Ibbie Omideyi describes her first day at London North Eastern Railway (LNER) as arriving home. She shares why she “absolutely loves” her job as Community Engagement Manager and the importance of working for an organization with shared values.
Ibbie has three core values: respect, compassion, integrity, responsibility and consistency. They’re even written in her phone to serve as a daily reminder. And she’s learnt the hard way what happens when she works for an organization that doesn’t have values that align with hers. “It’s a disaster!” she laughs.
“I’m committed to these values and that means staying true to them even when I’m being tested, or if I might profit from turning a blind eye. It means pointing out bad behavior and making a stand if you have to. And I’ve learnt that I’m always happiest when I can work within my core values.”
It was shared values that motivated Ibbie to join LNER in November 2018. The train operating company has four core values: Bring Passion, Be Bold, Own It and Always Care. It was the latter that resonated with Ibbie the most.
“When I had my first interview, the warmth of the three people interviewing me was incredible. They were really genuine. And once I got into the company, I felt at home, that these were my people and that they truly cared,” she says.
“It’s such a great feeling to come to work and have your colleagues genuinely care about you. There’s no fake smiles. I feel like I’m really cared about, our customers are really cared about and our people are really cared about. LNER is definitely a relationships business, a people business.”
And always caring is essential in Ibbie’s role as Community Engagement Manager. “If you’re not passionate about the issues you’re working on, and it’s all about posing for photographs, it rings hollow and there’s no real connection,” she says.
“You’ve got to have compassion and you’ve got to be committed in my role. You can’t give up. You’ve got to get the bit between your teeth. And you need to show your personality to do that.”
Engaging with the community
Prior to LNER, Ibbie had spent 10 years in the charity sector (and a brief stint in the private sector in construction and insurance), working across issues such as homelessness, education and disadvantaged youth. So the role engaging with community and charity partners along LNER’s route to create, plan and implement initiatives that promote LNER’s community investment strategy and wider responsible business agenda was the perfect fit for her.
“I had never worked in the rail industry before but it was like someone had taken my CV and written a job description just for me. It was a combination of everything I’d done and am passionate about.”
With mental health a big focus of LNER’s community investment strategy, the organization has partnered with CALM (Campaign Against Living Miserably) who are dedicated to preventing male suicide, the single biggest killer of men under 45 in the UK.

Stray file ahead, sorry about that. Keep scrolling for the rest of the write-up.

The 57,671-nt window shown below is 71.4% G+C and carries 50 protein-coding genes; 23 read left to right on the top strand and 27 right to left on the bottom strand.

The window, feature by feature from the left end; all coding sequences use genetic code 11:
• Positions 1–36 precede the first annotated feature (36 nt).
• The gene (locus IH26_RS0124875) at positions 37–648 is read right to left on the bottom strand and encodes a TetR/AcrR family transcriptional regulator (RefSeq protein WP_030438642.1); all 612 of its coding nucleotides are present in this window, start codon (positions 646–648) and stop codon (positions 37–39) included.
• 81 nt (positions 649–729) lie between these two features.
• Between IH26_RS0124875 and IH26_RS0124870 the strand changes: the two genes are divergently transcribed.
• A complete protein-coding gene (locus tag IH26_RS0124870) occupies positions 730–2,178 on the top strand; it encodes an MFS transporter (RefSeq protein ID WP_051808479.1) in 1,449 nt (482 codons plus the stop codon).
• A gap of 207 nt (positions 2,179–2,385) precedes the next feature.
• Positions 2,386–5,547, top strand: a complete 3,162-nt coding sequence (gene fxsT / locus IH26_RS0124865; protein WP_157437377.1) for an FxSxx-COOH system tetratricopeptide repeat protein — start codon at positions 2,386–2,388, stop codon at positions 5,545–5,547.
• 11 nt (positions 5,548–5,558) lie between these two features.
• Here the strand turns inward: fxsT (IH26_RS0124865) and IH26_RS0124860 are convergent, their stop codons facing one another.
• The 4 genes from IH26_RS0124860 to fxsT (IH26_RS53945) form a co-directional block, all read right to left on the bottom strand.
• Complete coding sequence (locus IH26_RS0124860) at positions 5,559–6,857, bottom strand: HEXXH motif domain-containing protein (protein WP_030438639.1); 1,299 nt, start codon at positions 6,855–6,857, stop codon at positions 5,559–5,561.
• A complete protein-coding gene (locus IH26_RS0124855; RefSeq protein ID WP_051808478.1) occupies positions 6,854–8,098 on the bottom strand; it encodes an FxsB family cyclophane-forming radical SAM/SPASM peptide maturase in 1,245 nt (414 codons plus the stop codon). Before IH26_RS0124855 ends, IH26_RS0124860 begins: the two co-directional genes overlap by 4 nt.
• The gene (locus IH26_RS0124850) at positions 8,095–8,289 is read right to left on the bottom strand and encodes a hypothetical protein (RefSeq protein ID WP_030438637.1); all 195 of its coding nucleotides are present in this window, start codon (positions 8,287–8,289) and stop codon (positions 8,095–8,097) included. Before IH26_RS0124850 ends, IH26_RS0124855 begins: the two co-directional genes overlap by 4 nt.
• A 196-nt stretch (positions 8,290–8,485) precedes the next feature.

“We support CALM through a number of fundraising initiatives, such as sporting activities and raffles, and there’s also our Delay Repay campaign, which is where passengers can choose to donate their compensation from a delayed train journey to CALM.”
To date, there have been more than 1,200 Delay Repay donations, amounting to over £100,000.
“We also raise awareness of mental health issues, and have trained employees in suicide prevention techniques and mental health first aid.”
On top of that, Ibbie is responsible for the education and employability pillars of LNER’s community investment strategy, working with local schools and prisons. “To date, we’ve worked with 30 schools on different educational programs and a number of women from Askham Grange women’s open prison to support them back into society.”
Championing diversity and inclusion
A natural fit for her role, Ibbie has recently joined LNER’s Diversity and Inclusion Network, whose mission it is to make LNER a more diverse and inclusive place to work.
“To be honest, I wouldn’t have gotten involved in the network if I felt it was a façade or hollow cause. But everyone in the group is so passionate and authentic. We truly want everyone from all genders, backgrounds, ethnicities, ages and sexualities to feel like they have a home at LNER and in the rail industry more broadly.”
There are a number of initiatives underway to achieve this, such as the internal Stonewall training that was recently conducted at LNER, educating employees on what it means to be an authentic and inclusive ally to LGBT+ people in the workplace.
“For me, that’s really putting your money where your mouth is. It’s not a bit of marketing or PR gloss for pride. That’s really saying we want to change the organization from within.”
This year, Ibbie will also be working on a passion project of setting up BAME Rail, an inter-talk network that will help people of color find allies, advocates and mentors within the rail industry.
One of the things Ibbie appreciates the most about working at LNER is that she can just be herself. “I can get the job done in a way that works for me, and not in a fake way. I can bring my personality, and I love that.”
Ibbie also enjoys the benefits of flexible working. “I’m not a morning person, so flexibility is good for me. It means I can start a bit later and finish later. Or I can take some last-minute leave if I’m feeling a bit worn out.
“It’s great that I can come to work and be myself, and work in the way that’s best for me.”
Ibbie is happy to have found her home in rail. “I just really love my job – I love the people, my colleagues and the community I get to work with.”